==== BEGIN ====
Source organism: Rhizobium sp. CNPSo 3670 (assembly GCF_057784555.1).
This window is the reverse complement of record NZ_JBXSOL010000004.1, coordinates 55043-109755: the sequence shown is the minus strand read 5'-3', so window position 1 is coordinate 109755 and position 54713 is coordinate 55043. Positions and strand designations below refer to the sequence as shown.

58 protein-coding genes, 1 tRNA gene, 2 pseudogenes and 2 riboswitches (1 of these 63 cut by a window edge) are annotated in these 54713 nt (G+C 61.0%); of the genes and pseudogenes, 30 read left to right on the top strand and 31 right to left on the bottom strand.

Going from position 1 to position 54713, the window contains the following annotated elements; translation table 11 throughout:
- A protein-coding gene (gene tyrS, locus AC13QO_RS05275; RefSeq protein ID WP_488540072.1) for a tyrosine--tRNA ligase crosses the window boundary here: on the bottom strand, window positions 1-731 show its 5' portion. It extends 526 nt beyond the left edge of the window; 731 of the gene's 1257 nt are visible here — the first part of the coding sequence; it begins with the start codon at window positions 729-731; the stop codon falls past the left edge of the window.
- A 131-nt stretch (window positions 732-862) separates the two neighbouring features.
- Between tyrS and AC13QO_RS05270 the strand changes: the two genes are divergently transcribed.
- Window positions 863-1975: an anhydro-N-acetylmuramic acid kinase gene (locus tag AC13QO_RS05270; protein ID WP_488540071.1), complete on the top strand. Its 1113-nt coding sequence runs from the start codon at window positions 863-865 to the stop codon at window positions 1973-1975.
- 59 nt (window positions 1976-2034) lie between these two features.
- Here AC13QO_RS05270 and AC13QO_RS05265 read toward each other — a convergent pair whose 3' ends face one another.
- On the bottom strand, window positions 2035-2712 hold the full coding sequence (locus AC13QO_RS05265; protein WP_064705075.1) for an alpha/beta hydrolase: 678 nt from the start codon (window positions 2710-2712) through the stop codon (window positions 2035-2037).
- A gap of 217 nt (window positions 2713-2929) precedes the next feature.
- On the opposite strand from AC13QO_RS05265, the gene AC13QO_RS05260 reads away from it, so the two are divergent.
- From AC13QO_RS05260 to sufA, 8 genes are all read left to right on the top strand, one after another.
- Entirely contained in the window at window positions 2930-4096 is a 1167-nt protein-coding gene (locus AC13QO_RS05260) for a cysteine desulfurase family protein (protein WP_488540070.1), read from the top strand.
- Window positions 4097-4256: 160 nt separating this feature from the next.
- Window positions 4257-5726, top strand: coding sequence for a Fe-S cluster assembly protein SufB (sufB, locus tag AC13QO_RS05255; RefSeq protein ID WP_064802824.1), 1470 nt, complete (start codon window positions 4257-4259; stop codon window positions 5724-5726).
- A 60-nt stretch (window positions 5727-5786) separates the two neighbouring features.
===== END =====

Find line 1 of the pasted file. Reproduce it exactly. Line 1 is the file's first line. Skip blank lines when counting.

Source organism: Rhizobium sp. CNPSo 3670 (assembly GCF_057784555.1).